authority
noun (plural -ties) Etymology: Middle English auctorite, from Anglo-French auctorité, from Latin auctoritat-, auctoritas opinion, decision, power, from auctor Date: 13th century 1. a. (1) a citation (as from a book or file) used in defense or support (2) the source from which the citation is drawn b. (1) a conclusive statement or set of statements (as an official decision of a court) (2) a decision taken as a precedent (3) testimony c. an individual cited or appealed to as an expert 2. a. power to influence or command thought, opinion, or behavior b. freedom granted by one in authority ; right 3. a. persons in command; specifically government b. a governmental agency or corporation to administer a revenue-producing public enterprise <
the transit authority
>
4. a. grounds, warrant <
had excellent authority for believing the claim
>
b. convincing force <
lent authority to the performance
>
Synonyms: see influence, power

New Collegiate Dictionary. 2001.

Synonyms:

Look at other dictionaries:

  • authority — au·thor·i·ty n pl ties 1: an official decision of a court used esp. as a precedent 2 a: a power to act esp. over others that derives from status, position, or office the authority of the president; also: jurisdiction b: the power to act …   Law dictionary

  • Authority — Au*thor i*ty, n.; pl. {Authorities}. [OE. autorite, auctorite, F. autorit[ e], fr. L. auctoritas, fr. auctor. See {Author}, n.] 1. Legal or rightful power; a right to command or to act; power exercised buy a person in virtue of his office or… …   The Collaborative International Dictionary of English

  • authority — [ə thôr′ə tē, əthär′ə tē] n. pl. authorities [ME autorite < OFr autorité, auctorité < L auctoritas < auctor, AUTHOR] 1. a) the power or right to give commands, enforce obedience, take action, or make final decisions; jurisdiction b) the… …   English World dictionary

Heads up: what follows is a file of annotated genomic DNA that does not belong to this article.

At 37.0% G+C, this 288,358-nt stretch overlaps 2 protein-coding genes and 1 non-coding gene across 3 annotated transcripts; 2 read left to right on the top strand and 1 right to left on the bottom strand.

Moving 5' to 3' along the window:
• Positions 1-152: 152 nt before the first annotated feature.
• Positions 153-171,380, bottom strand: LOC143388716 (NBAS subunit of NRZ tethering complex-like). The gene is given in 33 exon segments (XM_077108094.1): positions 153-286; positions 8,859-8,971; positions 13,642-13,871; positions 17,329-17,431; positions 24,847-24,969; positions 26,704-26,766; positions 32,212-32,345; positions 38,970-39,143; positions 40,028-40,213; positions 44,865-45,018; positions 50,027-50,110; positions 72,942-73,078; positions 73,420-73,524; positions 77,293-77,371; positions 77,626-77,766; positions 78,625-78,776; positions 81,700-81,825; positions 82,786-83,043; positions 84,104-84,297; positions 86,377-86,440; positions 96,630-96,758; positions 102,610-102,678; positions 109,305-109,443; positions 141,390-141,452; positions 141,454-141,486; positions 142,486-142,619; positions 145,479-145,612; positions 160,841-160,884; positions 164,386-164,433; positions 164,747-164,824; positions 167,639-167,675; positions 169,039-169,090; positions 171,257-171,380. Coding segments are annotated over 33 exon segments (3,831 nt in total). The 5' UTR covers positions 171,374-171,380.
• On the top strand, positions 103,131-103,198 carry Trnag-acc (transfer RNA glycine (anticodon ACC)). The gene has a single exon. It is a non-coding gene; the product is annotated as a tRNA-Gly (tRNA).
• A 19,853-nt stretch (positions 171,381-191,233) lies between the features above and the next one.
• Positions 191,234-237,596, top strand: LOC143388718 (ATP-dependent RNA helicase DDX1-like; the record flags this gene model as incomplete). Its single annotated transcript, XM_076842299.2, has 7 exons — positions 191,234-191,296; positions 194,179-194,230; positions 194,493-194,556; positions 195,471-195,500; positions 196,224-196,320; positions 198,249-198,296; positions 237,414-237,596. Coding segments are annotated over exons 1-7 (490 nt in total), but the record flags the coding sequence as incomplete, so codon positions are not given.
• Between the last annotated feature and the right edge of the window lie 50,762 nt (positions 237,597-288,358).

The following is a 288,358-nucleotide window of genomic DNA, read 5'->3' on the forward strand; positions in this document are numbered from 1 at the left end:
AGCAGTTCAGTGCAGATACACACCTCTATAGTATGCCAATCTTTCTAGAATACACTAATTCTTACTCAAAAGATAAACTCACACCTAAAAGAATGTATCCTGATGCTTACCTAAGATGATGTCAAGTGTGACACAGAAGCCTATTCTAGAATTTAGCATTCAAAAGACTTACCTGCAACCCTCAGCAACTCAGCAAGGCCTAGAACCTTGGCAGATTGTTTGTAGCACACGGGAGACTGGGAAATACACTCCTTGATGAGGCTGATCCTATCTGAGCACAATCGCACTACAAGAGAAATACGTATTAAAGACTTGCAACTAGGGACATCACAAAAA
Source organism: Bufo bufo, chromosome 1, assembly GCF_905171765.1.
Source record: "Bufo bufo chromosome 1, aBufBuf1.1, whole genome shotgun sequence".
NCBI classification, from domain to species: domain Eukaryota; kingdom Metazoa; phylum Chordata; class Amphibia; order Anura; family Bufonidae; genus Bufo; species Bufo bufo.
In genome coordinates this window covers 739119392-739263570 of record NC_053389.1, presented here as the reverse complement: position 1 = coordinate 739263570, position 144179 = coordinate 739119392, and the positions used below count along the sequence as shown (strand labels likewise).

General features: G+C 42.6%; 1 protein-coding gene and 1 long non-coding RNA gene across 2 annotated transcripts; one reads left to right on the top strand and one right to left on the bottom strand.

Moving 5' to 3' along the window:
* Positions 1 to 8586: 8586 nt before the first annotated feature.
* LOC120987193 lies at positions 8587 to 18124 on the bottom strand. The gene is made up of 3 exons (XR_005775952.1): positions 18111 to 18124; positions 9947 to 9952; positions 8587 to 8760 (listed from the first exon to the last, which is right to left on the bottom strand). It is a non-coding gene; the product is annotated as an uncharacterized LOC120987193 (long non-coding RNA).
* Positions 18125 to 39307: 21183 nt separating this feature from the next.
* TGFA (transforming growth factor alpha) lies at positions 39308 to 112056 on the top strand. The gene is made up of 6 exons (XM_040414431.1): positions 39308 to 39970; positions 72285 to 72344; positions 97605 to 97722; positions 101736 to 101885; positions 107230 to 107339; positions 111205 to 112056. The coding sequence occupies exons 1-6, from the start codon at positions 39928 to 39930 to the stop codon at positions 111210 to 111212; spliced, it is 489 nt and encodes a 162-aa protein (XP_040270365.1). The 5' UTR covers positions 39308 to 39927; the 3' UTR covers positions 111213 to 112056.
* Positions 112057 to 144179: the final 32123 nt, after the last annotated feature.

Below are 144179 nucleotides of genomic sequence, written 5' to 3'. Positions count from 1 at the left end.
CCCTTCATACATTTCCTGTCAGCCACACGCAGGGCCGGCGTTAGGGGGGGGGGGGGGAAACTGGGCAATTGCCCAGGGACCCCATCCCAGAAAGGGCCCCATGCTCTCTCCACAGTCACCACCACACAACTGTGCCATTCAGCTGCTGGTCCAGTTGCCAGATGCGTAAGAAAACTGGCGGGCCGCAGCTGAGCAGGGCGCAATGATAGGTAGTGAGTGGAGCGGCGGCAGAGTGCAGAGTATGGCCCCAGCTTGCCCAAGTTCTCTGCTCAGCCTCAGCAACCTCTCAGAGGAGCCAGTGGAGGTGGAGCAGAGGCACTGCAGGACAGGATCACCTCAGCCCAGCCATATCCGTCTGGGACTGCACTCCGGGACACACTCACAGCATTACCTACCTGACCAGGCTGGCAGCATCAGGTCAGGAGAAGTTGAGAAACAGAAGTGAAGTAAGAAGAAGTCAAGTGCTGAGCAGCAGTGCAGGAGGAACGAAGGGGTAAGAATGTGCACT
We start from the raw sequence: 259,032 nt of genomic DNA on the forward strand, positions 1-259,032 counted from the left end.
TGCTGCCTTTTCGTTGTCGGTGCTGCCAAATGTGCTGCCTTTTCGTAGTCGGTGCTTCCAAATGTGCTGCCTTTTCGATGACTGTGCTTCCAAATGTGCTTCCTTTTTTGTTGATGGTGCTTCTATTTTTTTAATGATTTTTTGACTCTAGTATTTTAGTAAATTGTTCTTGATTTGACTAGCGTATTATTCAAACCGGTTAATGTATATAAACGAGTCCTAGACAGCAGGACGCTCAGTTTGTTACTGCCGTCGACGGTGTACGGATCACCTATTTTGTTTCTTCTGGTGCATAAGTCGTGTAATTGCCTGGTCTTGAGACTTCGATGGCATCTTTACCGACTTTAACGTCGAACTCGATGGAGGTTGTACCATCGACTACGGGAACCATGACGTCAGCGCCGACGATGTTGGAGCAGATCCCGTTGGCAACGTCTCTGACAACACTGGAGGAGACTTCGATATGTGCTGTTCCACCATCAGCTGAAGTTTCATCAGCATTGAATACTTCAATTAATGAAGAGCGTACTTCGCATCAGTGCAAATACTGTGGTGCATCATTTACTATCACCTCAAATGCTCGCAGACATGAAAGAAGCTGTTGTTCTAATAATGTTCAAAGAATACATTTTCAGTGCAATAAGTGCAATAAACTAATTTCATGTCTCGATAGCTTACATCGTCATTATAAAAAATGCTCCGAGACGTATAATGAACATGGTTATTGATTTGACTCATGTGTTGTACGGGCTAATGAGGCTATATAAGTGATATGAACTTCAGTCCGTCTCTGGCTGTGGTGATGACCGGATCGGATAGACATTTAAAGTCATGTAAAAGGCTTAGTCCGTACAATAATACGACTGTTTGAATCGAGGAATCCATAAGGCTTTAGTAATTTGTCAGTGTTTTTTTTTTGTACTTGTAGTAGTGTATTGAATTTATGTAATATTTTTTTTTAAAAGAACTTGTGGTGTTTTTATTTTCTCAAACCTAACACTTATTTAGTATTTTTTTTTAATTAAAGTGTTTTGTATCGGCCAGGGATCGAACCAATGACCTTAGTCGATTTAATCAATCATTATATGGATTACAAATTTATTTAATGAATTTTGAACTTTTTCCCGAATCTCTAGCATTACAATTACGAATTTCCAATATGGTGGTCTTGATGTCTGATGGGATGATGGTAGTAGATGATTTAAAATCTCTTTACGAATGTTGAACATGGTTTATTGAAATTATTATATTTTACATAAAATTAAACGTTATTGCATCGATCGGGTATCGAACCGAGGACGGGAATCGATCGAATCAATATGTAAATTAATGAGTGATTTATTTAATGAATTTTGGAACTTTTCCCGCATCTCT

• authority — (n.) early 13c., autorite book or quotation that settles an argument, from O.Fr. auctorité authority, prestige, right, permission, dignity, gravity; the Scriptures (12c.; Mod.Fr. autorité), from L. auctoritatem (nom. auctoritas) invention, advice …   Etymology dictionary

  • authority — [n1] power, control ascendancy, authorization, beef*, charge, clout*, command, credit, domination, dominion, edge, esteem, force, goods*, government, guts*, influence, juice*, jump, jurisdiction, leg up*, license, mastery, might, might and main* …   New thesaurus

  • authority — /auˈtɔriti, ingl. ɔːˈθHrɪtɪ/ [lett. «autorità»] s. f. inv. autorità, organo di vigilanza …   Sinonimi e Contrari. Terza edizione

  • authority — 1 *power, jurisdiction, command, control, dominion, sway Analogous words: ascendancy, *supremacy: government, ruling or rule (see corresponding verbs at GOVERN) 2 *influence, weight, credit, prestige Analogous words: exemplar, ideal, standard, p …   New Dictionary of Synonyms

  • authority — ► NOUN (pl. authorities) 1) the power or right to give orders and enforce obedience. 2) a person or organization having official power. 3) recognized knowledge or expertise. 4) an authoritative person or book. ORIGIN Old French autorite, from… …   English terms dictionary

  • Authority — In politics, authority (Latin auctoritas , used in Roman law as opposed to potestas and imperium ) is often used interchangeably with the term power . However, their meanings differ: while power refers to the ability to achieve certain ends,… …   Wikipedia

  • authority — A government or public agency created to perform a single function or a restricted group of related activities. Usually, such units are financed from service charges, fees, and tolls, but in some instances they also have taxing powers. An… …   Financial and business terms

  • authority — n. control power 1) to assume; delegate; demonstrate, show; establish; exercise, wield; invoke authority 2) to defy; deny, reject; undermine authority 3) absolute, complete, full, supreme, unquestioned; parental authority 4) authority for; over… …   Combinatory dictionary

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